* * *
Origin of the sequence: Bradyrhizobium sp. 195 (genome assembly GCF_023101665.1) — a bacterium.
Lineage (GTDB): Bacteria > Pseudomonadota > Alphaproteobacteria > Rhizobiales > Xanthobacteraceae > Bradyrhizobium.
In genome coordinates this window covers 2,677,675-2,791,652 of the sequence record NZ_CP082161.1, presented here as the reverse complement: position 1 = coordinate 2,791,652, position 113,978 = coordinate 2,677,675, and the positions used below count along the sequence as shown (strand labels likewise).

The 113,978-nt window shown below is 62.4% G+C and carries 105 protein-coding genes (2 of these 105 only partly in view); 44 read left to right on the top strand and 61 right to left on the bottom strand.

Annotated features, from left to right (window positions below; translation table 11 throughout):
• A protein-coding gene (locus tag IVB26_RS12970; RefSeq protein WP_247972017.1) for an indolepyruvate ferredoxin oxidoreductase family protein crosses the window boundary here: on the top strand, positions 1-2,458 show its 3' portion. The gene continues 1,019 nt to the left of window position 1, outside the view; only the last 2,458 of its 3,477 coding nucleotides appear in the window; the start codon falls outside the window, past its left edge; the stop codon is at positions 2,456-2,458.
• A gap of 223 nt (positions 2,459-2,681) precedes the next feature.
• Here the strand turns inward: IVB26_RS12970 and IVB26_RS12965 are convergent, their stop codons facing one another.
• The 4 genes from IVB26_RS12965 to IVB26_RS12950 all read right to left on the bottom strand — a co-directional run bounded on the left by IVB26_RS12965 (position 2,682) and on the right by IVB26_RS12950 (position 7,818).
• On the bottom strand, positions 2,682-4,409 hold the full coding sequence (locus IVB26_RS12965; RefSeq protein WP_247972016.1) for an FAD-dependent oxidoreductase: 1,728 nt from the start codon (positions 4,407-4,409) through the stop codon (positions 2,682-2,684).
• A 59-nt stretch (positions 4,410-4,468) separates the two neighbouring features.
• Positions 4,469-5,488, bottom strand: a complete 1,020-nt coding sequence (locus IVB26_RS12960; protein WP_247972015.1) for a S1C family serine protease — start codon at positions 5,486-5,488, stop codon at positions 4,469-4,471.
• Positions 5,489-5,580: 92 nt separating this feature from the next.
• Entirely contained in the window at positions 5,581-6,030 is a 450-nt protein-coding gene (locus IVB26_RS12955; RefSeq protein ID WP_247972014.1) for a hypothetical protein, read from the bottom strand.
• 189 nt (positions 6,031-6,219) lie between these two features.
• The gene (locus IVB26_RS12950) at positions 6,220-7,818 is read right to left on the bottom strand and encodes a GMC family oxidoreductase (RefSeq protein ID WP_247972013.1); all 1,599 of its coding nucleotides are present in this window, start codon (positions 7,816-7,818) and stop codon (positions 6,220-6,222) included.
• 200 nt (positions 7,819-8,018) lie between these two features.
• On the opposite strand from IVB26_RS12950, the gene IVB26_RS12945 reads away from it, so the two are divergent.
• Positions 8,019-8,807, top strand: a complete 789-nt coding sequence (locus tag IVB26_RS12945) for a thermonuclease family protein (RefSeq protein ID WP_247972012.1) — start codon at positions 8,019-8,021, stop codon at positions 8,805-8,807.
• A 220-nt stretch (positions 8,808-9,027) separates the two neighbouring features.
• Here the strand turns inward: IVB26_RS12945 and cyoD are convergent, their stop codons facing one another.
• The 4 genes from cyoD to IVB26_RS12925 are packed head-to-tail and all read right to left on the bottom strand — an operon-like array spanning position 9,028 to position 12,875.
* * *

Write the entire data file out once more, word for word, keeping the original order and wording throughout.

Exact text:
Origin of the sequence: Bradyrhizobium sp. 195 (genome assembly GCF_023101665.1) — a bacterium.
Lineage (GTDB): Bacteria > Pseudomonadota > Alphaproteobacteria > Rhizobiales > Xanthobacteraceae > Bradyrhizobium.
In genome coordinates this window covers 2,677,675-2,791,652 of the sequence record NZ_CP082161.1, presented here as the reverse complement: position 1 = coordinate 2,791,652, position 113,978 = coordinate 2,677,675, and the positions used below count along the sequence as shown (strand labels likewise).

The 113,978-nt window shown below is 62.4% G+C and carries 105 protein-coding genes (2 of these 105 only partly in view); 44 read left to right on the top strand and 61 right to left on the bottom strand.

Annotated features, from left to right (window positions below; translation table 11 throughout):
• A protein-coding gene (locus tag IVB26_RS12970; RefSeq protein WP_247972017.1) for an indolepyruvate ferredoxin oxidoreductase family protein crosses the window boundary here: on the top strand, positions 1-2,458 show its 3' portion. The gene continues 1,019 nt to the left of window position 1, outside the view; only the last 2,458 of its 3,477 coding nucleotides appear in the window; the start codon falls outside the window, past its left edge; the stop codon is at positions 2,456-2,458.
• A gap of 223 nt (positions 2,459-2,681) precedes the next feature.
• Here the strand turns inward: IVB26_RS12970 and IVB26_RS12965 are convergent, their stop codons facing one another.
• The 4 genes from IVB26_RS12965 to IVB26_RS12950 all read right to left on the bottom strand — a co-directional run bounded on the left by IVB26_RS12965 (position 2,682) and on the right by IVB26_RS12950 (position 7,818).
• On the bottom strand, positions 2,682-4,409 hold the full coding sequence (locus IVB26_RS12965; RefSeq protein WP_247972016.1) for an FAD-dependent oxidoreductase: 1,728 nt from the start codon (positions 4,407-4,409) through the stop codon (positions 2,682-2,684).
• A 59-nt stretch (positions 4,410-4,468) separates the two neighbouring features.
• Positions 4,469-5,488, bottom strand: a complete 1,020-nt coding sequence (locus IVB26_RS12960; protein WP_247972015.1) for a S1C family serine protease — start codon at positions 5,486-5,488, stop codon at positions 4,469-4,471.
• Positions 5,489-5,580: 92 nt separating this feature from the next.
• Entirely contained in the window at positions 5,581-6,030 is a 450-nt protein-coding gene (locus IVB26_RS12955; RefSeq protein ID WP_247972014.1) for a hypothetical protein, read from the bottom strand.
• 189 nt (positions 6,031-6,219) lie between these two features.
• The gene (locus IVB26_RS12950) at positions 6,220-7,818 is read right to left on the bottom strand and encodes a GMC family oxidoreductase (RefSeq protein ID WP_247972013.1); all 1,599 of its coding nucleotides are present in this window, start codon (positions 7,816-7,818) and stop codon (positions 6,220-6,222) included.
• 200 nt (positions 7,819-8,018) lie between these two features.
• On the opposite strand from IVB26_RS12950, the gene IVB26_RS12945 reads away from it, so the two are divergent.
• Positions 8,019-8,807, top strand: a complete 789-nt coding sequence (locus tag IVB26_RS12945) for a thermonuclease family protein (RefSeq protein ID WP_247972012.1) — start codon at positions 8,019-8,021, stop codon at positions 8,805-8,807.
• A 220-nt stretch (positions 8,808-9,027) separates the two neighbouring features.
• Here the strand turns inward: IVB26_RS12945 and cyoD are convergent, their stop codons facing one another.
• The 4 genes from cyoD to IVB26_RS12925 are packed head-to-tail and all read right to left on the bottom strand — an operon-like array spanning position 9,028 to position 12,875.